Al Batt: Hug life and it will surely give you a hug back

Published 8:27 pm Tuesday, September 12, 2017

Tales From Exit 22 by Al Batt

The day hadn’t let any light in yet.

I found my way to a cafe for breakfast.

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Breakfast is my favorite meal.

Three tables were hosting groups. There was the coffee klatsch where caffeine helped solve all the world’s problems. There was the coughing corner made up of cigarette smokers who needed to make numerous trips outside for smokes. Then there was the table of the morning impaired. These were folks who looked dazed and confused, wondering why their days had to start so early. They were people who told you “good morning” and then told you why it’s not.

A woman entered the eatery. A morning impaired man rose from his chair and the two hugged. Then she found a seat with the coffee bunch and hugged a mug of coffee. Coffee can be a hug in a cup to some folks.

The hug was a pleasant sight. Heartwarming.

Then another woman entered the scene. The hugging man arose from his chair with arms outspread to hug the new arrival.

The new arrival put her hands in front of her with the palms facing outward. It was an invitation to grab hands.

You might call it a double handshake. I call it hug blocking. I have no doubt that chronic huggers encounter such moves frequently. Fist and elbow bumps are self-defense tactics for those averse to hugging. Some take the coward’s way out by using the hide and whimper method to avoid hugs.

I’ve had that awkward moment where I’ve gone for a handshake and the other party goes for a hug or vice versa. It’s another reason why everyone should wear a safety helmet at all times.

Then there is the difficult determination of the time limit before a hug becomes inappropriate. Slow hugs can be both wonderful and uncomfortable. If people gather around taking videos of you with their cellphones, the hug is too long.

Hugs have become commonplace. I experience them at reunions, weddings, funerals, anniversaries, birthdays and the drop of a hat. I see more hugs than I could shake a stick at. Of course, I’ve never shaken a stick at even a single hug.

Hugs are often accompanied by real kisses, pecks on a cheek, air kisses or a pat on the back.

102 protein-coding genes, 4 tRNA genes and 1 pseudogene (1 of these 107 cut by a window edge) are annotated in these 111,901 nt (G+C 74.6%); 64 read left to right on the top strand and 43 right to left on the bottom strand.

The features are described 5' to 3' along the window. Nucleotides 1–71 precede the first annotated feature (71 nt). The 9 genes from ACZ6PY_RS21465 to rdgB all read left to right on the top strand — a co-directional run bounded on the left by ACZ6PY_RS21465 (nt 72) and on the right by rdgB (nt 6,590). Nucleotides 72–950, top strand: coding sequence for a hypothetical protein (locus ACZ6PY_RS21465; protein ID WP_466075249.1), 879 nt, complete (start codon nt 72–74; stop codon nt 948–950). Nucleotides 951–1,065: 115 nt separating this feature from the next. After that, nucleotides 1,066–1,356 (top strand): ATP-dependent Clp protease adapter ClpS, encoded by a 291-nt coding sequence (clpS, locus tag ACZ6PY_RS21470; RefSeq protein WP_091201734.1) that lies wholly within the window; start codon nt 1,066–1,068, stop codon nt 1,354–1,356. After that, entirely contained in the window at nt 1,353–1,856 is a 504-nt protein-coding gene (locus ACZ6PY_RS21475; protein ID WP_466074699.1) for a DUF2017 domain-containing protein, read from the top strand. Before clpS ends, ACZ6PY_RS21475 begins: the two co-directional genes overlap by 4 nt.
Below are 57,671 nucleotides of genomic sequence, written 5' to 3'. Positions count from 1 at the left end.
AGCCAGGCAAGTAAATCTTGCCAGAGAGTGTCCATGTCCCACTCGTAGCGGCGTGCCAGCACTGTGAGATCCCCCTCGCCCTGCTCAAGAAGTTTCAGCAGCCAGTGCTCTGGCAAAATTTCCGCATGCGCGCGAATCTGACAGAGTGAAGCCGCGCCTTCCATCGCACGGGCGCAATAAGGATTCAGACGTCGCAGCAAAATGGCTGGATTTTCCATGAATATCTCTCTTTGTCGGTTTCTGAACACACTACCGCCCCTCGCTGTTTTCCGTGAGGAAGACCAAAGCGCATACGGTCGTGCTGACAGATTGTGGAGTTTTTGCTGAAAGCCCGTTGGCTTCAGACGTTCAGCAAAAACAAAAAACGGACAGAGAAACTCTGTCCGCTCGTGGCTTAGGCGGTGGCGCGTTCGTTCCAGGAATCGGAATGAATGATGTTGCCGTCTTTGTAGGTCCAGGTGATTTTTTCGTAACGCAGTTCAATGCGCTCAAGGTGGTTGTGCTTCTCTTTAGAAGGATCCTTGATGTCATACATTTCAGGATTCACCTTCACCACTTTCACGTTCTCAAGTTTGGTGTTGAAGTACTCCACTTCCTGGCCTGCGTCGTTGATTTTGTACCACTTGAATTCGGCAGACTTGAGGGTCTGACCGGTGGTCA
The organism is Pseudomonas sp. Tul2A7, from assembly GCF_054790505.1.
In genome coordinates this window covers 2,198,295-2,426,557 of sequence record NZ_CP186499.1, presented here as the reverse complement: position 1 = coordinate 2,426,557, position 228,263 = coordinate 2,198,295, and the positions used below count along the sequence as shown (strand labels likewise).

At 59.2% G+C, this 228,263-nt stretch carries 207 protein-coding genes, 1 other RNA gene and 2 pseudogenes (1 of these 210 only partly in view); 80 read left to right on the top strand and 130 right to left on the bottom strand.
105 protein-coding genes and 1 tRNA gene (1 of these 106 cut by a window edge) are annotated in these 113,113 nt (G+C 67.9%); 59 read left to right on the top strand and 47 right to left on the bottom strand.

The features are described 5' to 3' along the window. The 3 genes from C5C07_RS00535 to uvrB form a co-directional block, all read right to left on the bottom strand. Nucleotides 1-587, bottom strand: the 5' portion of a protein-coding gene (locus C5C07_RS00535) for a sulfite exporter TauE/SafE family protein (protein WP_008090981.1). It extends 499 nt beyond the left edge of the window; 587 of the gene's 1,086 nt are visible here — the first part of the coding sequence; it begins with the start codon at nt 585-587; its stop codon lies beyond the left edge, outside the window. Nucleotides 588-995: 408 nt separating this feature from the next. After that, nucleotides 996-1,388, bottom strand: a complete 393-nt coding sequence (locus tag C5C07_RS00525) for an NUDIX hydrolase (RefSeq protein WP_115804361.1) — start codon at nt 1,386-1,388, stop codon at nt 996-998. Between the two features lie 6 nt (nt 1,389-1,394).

Some people even hug porcelain when flu symptoms strike.

I hug people, but it can seem like an odd behavior to me. My family didn’t hand out hugs freely.

We were aware that a kind word is a hug from the inside. My mother excelled at that kind of hugging. I knew about tree huggers and bear hugs. I’ve never hugged a polar bear, but I’ve hugged a few trees. I grew up in a time when the only hugging I’d see was at funerals and wakes. To hug at any other time was to be nuttier than a squirrel’s diaper. That’s not completely true. I went to a birthday party once when I was a kid and the birthday girl’s mother made each guest hug her. And we still had to give her gifts!

We knew someone who was a hugger. A serial hugger. We heard such a person often referred to this way, “She’s a caution.”

I had a dog that I tried to teach to shake hands, but he turned out to be more of a hugger.

I saw a woman wearing a sweatshirt reading, “Look out! I’m a hugger.”

I watched an uncle, dressed in spiffy clothing including cufflinks, who was new to the hugging game, as he hugged another man at a family reunion. It was as if he were hugging a cactus. Two Viking defensive tackles could have fit easily into the gap between the two. I called it a church hug.

A Minnesota Twins fan held up a sign reading, “Miguel Sano, can I have a hug?”

The Twins star gave her a big hug during the game.

Hugging a large, sweaty guy tests the dedication of both a hugger and a Twins fan.

Snuffles is a TV cartoon dog employed by Quick Draw McGraw to hound bad guys. He needs bribing with a dog biscuit before doing his job. After eating one, he hugs himself ecstatically, levitates into the air and floats contentedly back to the ground.

Hugging is a good thing. Perhaps dinosaurs wouldn’t have gone extinct if they’d done a little more hugging.

A few words of caution about hugging.

My neighbor Crandall said that he was about to hug someone he loves when his face hit the mirror.

Al Batt’s columns appear every Wednesday and Sunday.